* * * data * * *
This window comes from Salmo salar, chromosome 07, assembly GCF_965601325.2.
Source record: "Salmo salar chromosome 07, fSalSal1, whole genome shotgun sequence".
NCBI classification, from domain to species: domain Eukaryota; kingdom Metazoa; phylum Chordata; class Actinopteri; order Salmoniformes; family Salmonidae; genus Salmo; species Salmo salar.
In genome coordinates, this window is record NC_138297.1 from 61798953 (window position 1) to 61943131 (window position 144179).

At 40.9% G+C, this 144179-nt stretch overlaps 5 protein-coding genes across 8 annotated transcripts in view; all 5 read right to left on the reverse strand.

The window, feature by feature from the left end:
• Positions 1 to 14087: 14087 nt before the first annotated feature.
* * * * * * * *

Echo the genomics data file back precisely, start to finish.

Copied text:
This window comes from Salmo salar, chromosome 07, assembly GCF_965601325.2.
Source record: "Salmo salar chromosome 07, fSalSal1, whole genome shotgun sequence".
NCBI classification, from domain to species: domain Eukaryota; kingdom Metazoa; phylum Chordata; class Actinopteri; order Salmoniformes; family Salmonidae; genus Salmo; species Salmo salar.
In genome coordinates, this window is record NC_138297.1 from 61798953 (window position 1) to 61943131 (window position 144179).

At 40.9% G+C, this 144179-nt stretch overlaps 5 protein-coding genes across 8 annotated transcripts in view; all 5 read right to left on the reverse strand.

The window, feature by feature from the left end:
• Positions 1 to 14087: 14087 nt before the first annotated feature.